Neuromyletis Optica (NMO) is a rare autoimmune disease of the central nervous system. It is similar to Multiple Sclerosis (MS) but it is a different disease. It is diagnosed differently and treated differently than MS.
WHAT IS NMO?
- Neuromyelitis Optica (NMO) is a rare autoimmune disorder of the central nervous system (CNS) where antibodies can damage the spinal cord and/or optic nerves during attacks.
- The cause of this disease is unknown. In many ways, NMO can be confused with multiple sclerosis (MS), but NMO is less common and attacks can be more severe than the MS attacks. NMO is also known as Devic’s Disease.
WHAT IS THE DIFFERENCE BETWEEN NMO AND MS?
- It can be very challenging to distinguish between NMO and MS.
- Relapsing Remitting MS (RRMS) tends to change to a gradually progressive stage but this is very rare in NMO.
- Attacks of NMO are usually more severe with lasting disability.
- NMO and MS are different diseases and require different treatments.
- NMO patients have a detectable antibody that targets Aquaporin-4 (AQP4).
GENERAL INFORMATION ABOUT NMO:
- A neurologist with specialization in NMO and MS is often required. Tests frequently include magnetic resonance imaging (MRI) of the brain and spinal cord, vision tests, and blood tests for an antibody to AQP4 (NMO-IgG).
- There are practical criteria that we currently follow, although each case must be individually analyzed, as some patients who have exceptions to the criteria may still have NMO.
- The presence of the antibody NMO-IgG helps to confirm the diagnosis of NMO, but it is not mandatory for diagnosis. It is important to understand that the criteria are generalizations and for guidance only. Each case has to be assessed separately. Also the criteria changes over time to incorporate new scientific information.
TREATMENT OF NMO ATTACKS
Standard treatment involves intravenous steroids, and sometimes, additional treatments to remove antibodies (intravenous immunoglobulin or plasmapheresis/plasma exchange). These treatments should be started as soon as possible at onset of a severe attack. Milder attacks may require steroids taken by mouth.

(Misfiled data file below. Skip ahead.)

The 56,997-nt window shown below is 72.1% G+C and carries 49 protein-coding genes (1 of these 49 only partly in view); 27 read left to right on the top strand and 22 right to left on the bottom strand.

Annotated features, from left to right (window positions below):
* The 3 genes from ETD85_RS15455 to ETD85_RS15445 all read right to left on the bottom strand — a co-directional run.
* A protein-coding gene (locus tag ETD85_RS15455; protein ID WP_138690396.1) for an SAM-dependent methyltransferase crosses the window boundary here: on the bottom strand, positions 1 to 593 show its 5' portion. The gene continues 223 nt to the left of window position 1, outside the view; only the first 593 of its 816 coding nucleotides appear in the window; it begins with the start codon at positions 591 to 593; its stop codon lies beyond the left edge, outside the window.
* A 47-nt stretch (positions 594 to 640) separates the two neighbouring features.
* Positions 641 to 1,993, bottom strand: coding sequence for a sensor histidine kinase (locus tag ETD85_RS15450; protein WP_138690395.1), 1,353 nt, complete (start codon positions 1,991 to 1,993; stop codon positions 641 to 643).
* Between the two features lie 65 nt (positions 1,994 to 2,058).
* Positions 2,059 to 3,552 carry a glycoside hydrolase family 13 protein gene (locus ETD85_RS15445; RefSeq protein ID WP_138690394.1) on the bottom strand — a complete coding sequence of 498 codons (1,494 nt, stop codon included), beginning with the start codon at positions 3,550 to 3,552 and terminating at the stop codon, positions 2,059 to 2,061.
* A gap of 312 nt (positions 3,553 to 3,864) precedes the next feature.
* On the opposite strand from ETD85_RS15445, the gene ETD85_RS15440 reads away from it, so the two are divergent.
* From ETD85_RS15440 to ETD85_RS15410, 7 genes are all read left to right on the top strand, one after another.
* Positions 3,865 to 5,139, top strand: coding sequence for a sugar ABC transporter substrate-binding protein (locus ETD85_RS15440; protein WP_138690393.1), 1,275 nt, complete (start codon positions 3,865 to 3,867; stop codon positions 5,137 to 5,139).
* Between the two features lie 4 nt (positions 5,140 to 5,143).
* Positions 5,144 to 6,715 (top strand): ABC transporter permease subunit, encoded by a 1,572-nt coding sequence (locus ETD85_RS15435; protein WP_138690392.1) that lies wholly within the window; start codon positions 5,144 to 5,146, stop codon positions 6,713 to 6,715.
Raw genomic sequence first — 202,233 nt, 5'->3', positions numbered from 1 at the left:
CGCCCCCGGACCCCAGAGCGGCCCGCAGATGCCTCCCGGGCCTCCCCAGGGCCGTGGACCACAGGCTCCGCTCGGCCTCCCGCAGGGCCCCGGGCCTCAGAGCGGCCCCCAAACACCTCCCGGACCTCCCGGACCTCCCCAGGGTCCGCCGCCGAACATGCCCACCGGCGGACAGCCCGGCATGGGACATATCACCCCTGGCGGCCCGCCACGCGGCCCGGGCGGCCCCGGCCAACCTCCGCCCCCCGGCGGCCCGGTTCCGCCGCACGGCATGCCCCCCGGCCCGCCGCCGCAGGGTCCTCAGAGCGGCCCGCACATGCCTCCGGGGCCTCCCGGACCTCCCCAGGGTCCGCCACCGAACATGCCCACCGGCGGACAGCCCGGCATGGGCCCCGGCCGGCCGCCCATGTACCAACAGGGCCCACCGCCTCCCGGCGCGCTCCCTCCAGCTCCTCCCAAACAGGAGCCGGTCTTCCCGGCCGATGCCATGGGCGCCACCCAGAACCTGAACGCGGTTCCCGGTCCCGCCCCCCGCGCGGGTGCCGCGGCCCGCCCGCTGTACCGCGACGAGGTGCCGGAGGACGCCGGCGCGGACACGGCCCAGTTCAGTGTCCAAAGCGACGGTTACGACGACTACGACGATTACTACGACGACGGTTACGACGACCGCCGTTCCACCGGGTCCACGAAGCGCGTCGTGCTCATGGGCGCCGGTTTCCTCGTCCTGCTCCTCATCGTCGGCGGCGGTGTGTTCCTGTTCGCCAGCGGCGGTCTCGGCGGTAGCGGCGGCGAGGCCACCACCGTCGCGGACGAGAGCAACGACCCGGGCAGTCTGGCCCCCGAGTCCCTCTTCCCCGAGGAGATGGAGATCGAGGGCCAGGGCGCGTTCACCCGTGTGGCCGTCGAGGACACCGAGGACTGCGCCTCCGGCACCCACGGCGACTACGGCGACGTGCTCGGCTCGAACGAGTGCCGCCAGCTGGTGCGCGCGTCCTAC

Although the symptoms of NMO and MS seem similar, they are different diseases with different pathologic mechanisms, therefore are treated in different ways.
There are 4 aspects to treatment in NMO includes:
- treating the attack,
- preventing relapses,
- treating the residual symptoms of the relapse,
PREVENTION OF NMO ATTACKS
NMO is a treatable disease and prevention of attacks using common medications is recommended after careful assessment by a specialist. Regular moderate exercise is also helpful.
- Some people have severe attacks that are suspicious for NMO and may require specialized treatment.
- These include severe sudden vision loss (one or both eyes) or optic neuritis, severe transverse myelitis (inflammation of the spinal cord) with evidence of a “long cord lesion” on MRI. These types of attacks are suspicious for NMO but may not necessarily become NMO. Assessment by an NMO expert is recommended.
- In general, NMO attacks are more frequent than in MS, and they tend to occur in clusters.
WHO GETS NMO
NMO is more commonly seen in women between the ages of 20 and 40. However, the NMO Clinic and Research Program has seen this develop in children as young as 2 years old and in adults in their 60’s. However, NMO is rare compared to MS (for example, 150 have NMO in BC and over 9000 people have MS).
ASIANS AND NMO
Approximately one-third of East and South-East Asians diagnosed with MS actually have NMO.